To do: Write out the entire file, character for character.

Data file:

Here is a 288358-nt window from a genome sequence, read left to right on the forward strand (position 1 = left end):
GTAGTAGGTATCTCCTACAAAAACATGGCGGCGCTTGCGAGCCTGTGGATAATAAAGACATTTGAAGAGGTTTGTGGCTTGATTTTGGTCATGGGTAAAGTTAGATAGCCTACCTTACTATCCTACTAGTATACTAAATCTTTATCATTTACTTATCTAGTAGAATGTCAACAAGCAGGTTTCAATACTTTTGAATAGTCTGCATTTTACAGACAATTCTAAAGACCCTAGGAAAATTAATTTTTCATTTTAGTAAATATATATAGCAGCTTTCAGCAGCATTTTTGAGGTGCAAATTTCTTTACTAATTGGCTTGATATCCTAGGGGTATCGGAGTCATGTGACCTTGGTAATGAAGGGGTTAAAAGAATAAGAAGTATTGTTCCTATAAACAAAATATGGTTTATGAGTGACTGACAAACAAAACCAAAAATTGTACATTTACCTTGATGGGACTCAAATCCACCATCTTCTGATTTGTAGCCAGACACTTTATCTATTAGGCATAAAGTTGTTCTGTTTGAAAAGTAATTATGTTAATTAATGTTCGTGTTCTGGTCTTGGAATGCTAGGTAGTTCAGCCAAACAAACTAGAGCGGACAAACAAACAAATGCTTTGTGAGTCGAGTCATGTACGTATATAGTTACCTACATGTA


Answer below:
Here is a 288358-nt window from a genome sequence, read left to right on the forward strand (position 1 = left end):
GTAGTAGGTATCTCCTACAAAAACATGGCGGCGCTTGCGAGCCTGTGGATAATAAAGACATTTGAAGAGGTTTGTGGCTTGATTTTGGTCATGGGTAAAGTTAGATAGCCTACCTTACTATCCTACTAGTATACTAAATCTTTATCATTTACTTATCTAGTAGAATGTCAACAAGCAGGTTTCAATACTTTTGAATAGTCTGCATTTTACAGACAATTCTAAAGACCCTAGGAAAATTAATTTTTCATTTTAGTAAATATATATAGCAGCTTTCAGCAGCATTTTTGAGGTGCAAATTTCTTTACTAATTGGCTTGATATCCTAGGGGTATCGGAGTCATGTGACCTTGGTAATGAAGGGGTTAAAAGAATAAGAAGTATTGTTCCTATAAACAAAATATGGTTTATGAGTGACTGACAAACAAAACCAAAAATTGTACATTTACCTTGATGGGACTCAAATCCACCATCTTCTGATTTGTAGCCAGACACTTTATCTATTAGGCATAAAGTTGTTCTGTTTGAAAAGTAATTATGTTAATTAATGTTCGTGTTCTGGTCTTGGAATGCTAGGTAGTTCAGCCAAACAAACTAGAGCGGACAAACAAACAAATGCTTTGTGAGTCGAGTCATGTACGTATATAGTTACCTACATGTA